The massively popular Turkish TV series starring Akin Akinozu is getting some new blood, and just in time! The series’s director Cem Karci is leaving Hercai, citing exhaustion and difficult working conditions as part of his decision! We can certainly sympathize with that. The widely watched TV series is filmed almost entirely in Mardin, a province in the southeastern part of Turkey near the Syrian border. The cast and crew have been living in Mardin, away from their homes and families for nearly a year, working 12-16 hour days! And the weather conditions in Mardin don’t help either; blistering cold in winters and sweltering hot in summers. Of course Mardin’s backdrop is perhaps one of the most significant factors in the unique quality of the series, but one can understand the challenges.
Hercai is one of the most watched series on YouTube, having recently received an award for more than 1 million subscribers (it has 2.7 million subscribers currently). The first episode of the series boasts more than 25 million views with episode 4 close behind having more than 18 million views. The series which has been picked up by more than two dozen countries, has fans in almost all corners of the earth from the Middle East to Africa, Europe and the Americas. What’s its secret?
Well, it’s the story dummy! The series tracks a young man’s quest for misguided vengeance. Miran Aslanbey comes to Mardin to seek revenge on the man he believes killed his parents- Hazar Shadoglu. In an elaborate plan, Miran woos the man’s daughter, Reyyan, and marries her. And after their first night together he leaves her in shame (in Mardin’s traditions a dishonored woman is condemned to death). But the story is not so simple. Miran is not aware of the true reason for his revenge nor that Hazar is his real father. This was all an elaborate plan designed by his grandmother to exact vengeance for a deed done long before Miran’s birth. Of course, along the way, Miran falls in love with Reyyan and despite believing her father’s culpability in his parent’s death, pursues her relentlessly. The emotional turmoil and drama experienced by the unlikely couple in season 1 was effectively portrayed through the directorial vision of Cem Karci. Hence the tremendous ratings in Season 1.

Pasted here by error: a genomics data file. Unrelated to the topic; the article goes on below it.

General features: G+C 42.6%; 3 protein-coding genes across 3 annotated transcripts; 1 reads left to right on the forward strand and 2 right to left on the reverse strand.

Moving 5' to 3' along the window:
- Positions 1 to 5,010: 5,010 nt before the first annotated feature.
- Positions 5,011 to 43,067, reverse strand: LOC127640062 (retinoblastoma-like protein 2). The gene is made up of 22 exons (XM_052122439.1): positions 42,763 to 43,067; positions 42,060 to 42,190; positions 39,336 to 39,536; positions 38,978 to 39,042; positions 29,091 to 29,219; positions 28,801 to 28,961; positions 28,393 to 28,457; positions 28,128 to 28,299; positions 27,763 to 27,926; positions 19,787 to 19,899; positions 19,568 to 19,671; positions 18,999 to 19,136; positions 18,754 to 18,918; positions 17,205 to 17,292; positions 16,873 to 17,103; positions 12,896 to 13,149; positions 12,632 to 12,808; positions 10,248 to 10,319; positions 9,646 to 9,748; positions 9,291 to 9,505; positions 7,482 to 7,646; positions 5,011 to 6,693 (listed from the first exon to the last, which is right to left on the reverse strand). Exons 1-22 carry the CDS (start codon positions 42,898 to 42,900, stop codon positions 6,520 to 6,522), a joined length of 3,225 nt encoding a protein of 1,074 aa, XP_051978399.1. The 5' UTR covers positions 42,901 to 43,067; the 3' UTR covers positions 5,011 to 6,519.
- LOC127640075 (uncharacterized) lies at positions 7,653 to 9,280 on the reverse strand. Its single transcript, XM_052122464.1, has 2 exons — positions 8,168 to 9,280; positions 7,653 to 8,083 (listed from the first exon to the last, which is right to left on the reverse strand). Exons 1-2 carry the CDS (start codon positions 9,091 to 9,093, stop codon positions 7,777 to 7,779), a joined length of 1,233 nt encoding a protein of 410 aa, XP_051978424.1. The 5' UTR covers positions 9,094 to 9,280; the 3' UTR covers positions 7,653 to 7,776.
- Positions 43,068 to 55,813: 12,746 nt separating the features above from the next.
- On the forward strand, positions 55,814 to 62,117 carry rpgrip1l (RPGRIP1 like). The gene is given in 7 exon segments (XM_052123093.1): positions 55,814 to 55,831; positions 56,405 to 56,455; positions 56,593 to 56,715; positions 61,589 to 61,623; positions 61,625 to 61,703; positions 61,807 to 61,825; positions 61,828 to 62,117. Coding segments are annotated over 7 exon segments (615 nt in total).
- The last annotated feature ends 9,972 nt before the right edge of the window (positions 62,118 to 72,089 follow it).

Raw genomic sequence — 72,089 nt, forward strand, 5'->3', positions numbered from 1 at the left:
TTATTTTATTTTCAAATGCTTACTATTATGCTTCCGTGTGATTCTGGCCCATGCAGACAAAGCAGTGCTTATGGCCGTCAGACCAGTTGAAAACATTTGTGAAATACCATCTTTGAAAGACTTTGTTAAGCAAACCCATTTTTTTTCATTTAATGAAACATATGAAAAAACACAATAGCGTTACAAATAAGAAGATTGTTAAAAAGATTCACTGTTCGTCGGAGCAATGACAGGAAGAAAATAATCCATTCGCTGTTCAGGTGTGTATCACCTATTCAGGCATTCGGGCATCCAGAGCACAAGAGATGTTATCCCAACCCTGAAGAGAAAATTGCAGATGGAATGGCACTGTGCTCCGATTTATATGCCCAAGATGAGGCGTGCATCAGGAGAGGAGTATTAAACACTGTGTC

However, season 2 has not enjoyed the same high ratings thus far. This in large part is due to some overly dramatic key character shifts and the introduction of certain new unexplained characters. Miran’s cold and calculating character was reduced to an out of control, indecisive, love struck man, and the imposing and brilliant Azize Aslanbey (Miran’s grandmother) was reduced to an irredeemable caricature . The final assault on the series was the introduction of an unknown, almost ominscient party with its henchmen out to reveal some truths of the past and stymie Azize’s efforts. Perhaps the viewing audience was so confused with the combination of these elements and some convoluted plotlines that were too difficult to follow, that many stopped watching. Of course, a director can only work with the script he’s given, and Karci worked valiantly with what he had. In fact, some of the most visually appealing scenes on screen can be found in season 2 of Hercai.
But unfortunately, the lack of focus of the series has taken its toll. A dedicated director such as Cem Karci would certainly find it difficult to work under such circumstances, taking into consideration the sacrifices the cast and crew have to make so far away from home. Perhaps he wanted to leave while the going was good.